Author: Ellie Wang
Editors: Jaylen Peng, Ken Saito
Artist: Jade Li
Every cell type in the immune system has unique mechanisms to defend the body against foreign invaders called pathogens, and B cells are no exception. After antigens, foreign substances activate naïve or memory B cells. These specialized white blood cells become effector cells that produce proteins called antibodies, which bind to antigens, prompting specific other immune cells to respond to the invasion.
Each antibody comprises two heavy and two light polypeptide chains, forming a Y-shaped protein. Each type has a different amino acid sequence at the two ends at the top of the “Y,” so as a result, each one has a different structure and function. The five classes of antibodies— all prefixed by the abbreviation “Ig” for “immunoglobulin”— are IgA, IgD, IgE, IgG, and IgM. IgM antibodies are found in blood and act as the primary immune responses at the first exposure to antigens. They are the first to develop on B cells' surfaces, functioning as receptors for detecting antigens. B cells with only IgM antibodies are called immature naïve B cells. IgD antibodies are similar to IgM but are secreted into the blood in much lower amounts and function mainly as B cell surface receptors and maturation factors. With the additional IgD antibodies, immature naive B cells become mature naive B cells.
IgG antibodies are the most common type, making up about 70-75% of the body’s antibodies. They exist mainly in blood and tissue fluids and are involved in secondary immune responses mediated by the immune cells. Neutrophils and macrophages bind to the tail end of the IgG antibody, causing them to phagocytose or ingest the pathogen that the top of the antibody is attached to. IgA, found in secretions such as saliva, tears, mucus, breast milk, intestinal fluid, and respiratory fluid, protects against ingested and inhaled pathogens. Since the body can still transport IgM antibodies into secretions with less efficiency, those with IgA deficiencies aren’t impacted too significantly. IgE antibodies exist in skin, lungs, and mucus membranes, where they are bound to receptors on the surfaces of mast cells in tissues and on those of basophils in the blood. When antigens bind to those antibody receptors, those cells secrete various chemicals. One is histamine, an amine that causes nearby blood vessels to dilate and more easily allow immune cells to enter the infected area. Mast cells also secrete compounds that attract and activate eosinophil cells, which can bind to IgE antibodies and target parasites, especially if they are coated in IgE antibodies.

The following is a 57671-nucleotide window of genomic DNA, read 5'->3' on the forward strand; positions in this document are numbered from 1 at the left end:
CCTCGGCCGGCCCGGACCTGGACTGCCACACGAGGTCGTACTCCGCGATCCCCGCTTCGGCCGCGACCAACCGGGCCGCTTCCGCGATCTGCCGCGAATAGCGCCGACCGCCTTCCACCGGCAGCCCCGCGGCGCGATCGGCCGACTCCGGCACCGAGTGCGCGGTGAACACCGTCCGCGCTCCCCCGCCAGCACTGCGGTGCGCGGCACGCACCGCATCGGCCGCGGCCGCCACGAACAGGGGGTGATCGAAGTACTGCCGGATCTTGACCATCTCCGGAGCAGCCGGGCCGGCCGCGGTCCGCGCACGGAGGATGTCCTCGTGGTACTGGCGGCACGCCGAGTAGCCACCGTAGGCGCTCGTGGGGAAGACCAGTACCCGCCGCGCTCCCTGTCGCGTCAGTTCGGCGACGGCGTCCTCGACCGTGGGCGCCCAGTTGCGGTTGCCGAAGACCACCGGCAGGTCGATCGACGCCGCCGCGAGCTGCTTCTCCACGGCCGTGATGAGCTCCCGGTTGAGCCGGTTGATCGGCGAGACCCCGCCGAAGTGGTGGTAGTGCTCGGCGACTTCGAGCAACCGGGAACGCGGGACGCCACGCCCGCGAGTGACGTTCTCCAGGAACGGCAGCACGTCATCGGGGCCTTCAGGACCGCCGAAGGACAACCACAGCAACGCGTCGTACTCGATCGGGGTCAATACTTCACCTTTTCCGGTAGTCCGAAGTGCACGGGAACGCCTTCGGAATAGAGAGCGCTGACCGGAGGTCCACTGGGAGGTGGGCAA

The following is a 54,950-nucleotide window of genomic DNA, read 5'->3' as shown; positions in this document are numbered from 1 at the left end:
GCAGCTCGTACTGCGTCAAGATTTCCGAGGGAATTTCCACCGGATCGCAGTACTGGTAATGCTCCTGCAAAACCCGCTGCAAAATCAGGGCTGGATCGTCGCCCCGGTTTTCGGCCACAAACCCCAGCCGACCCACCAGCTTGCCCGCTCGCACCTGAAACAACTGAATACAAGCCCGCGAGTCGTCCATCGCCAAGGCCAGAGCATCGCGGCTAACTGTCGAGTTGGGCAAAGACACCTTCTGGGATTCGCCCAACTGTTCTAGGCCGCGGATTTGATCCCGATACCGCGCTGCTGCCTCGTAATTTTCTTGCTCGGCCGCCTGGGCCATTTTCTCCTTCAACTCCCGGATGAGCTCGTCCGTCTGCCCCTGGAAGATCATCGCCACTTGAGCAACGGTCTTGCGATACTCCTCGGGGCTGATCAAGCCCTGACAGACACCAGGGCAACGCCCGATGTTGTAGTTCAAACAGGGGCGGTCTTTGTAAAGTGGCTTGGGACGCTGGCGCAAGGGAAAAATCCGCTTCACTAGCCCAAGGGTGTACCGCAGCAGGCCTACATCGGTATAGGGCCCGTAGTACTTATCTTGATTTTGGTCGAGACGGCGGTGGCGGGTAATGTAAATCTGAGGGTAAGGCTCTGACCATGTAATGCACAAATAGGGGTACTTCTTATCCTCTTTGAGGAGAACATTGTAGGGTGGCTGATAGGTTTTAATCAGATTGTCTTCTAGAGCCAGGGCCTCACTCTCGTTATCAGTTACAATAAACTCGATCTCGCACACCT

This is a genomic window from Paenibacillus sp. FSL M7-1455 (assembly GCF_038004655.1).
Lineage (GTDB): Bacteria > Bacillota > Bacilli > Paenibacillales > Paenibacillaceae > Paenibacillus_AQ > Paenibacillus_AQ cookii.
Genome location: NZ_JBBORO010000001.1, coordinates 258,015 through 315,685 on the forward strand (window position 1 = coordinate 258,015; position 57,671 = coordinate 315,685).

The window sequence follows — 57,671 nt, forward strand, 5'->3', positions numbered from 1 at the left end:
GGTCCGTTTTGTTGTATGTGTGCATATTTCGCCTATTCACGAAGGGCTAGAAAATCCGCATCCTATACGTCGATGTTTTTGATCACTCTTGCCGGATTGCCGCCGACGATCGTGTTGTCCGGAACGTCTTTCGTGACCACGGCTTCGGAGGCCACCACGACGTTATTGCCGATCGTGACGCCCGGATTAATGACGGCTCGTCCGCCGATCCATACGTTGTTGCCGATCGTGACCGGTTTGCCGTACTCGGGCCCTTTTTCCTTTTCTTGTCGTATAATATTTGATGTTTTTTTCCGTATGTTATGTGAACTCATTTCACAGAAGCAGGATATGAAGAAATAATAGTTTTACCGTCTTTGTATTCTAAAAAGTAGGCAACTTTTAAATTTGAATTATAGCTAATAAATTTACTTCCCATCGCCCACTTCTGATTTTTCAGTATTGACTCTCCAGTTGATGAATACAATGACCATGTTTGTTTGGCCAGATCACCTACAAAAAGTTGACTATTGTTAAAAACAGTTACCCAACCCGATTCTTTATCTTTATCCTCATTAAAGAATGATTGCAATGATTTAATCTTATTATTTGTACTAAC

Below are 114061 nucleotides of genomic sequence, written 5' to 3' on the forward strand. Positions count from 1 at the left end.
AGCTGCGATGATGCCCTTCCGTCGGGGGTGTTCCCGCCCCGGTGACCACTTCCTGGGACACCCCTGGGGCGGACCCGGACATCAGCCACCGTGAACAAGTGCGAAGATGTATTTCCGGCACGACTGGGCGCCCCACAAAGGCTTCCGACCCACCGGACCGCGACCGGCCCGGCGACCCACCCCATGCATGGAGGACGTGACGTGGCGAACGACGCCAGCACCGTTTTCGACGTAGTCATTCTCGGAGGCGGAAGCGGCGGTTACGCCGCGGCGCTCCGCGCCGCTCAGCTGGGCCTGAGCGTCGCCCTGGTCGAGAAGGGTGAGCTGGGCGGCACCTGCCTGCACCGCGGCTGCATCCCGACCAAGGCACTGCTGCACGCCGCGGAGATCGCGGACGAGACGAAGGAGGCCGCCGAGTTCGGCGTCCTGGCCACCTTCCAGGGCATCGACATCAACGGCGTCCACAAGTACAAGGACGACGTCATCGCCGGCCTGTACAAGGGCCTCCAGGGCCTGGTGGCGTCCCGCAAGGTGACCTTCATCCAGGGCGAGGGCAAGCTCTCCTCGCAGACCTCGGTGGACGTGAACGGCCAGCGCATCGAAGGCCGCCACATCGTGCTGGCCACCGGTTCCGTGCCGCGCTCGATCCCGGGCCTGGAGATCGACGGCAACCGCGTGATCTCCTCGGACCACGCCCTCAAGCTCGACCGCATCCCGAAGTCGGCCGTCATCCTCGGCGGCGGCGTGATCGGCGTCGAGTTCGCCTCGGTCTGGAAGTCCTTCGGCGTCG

Although B cells and antibodies are essential components of our immune systems that can be used to help combat many conditions such as organ transplant rejection, cancer, rheumatoid arthritis, heart disease, multiple sclerosis, and others, they could also mistake the body’s normal cells for antigens, causing allergies and autoimmune diseases. Allergies can be treated with antihistamines, but research into the numerous autoimmune diseases people suffer from is still ongoing.
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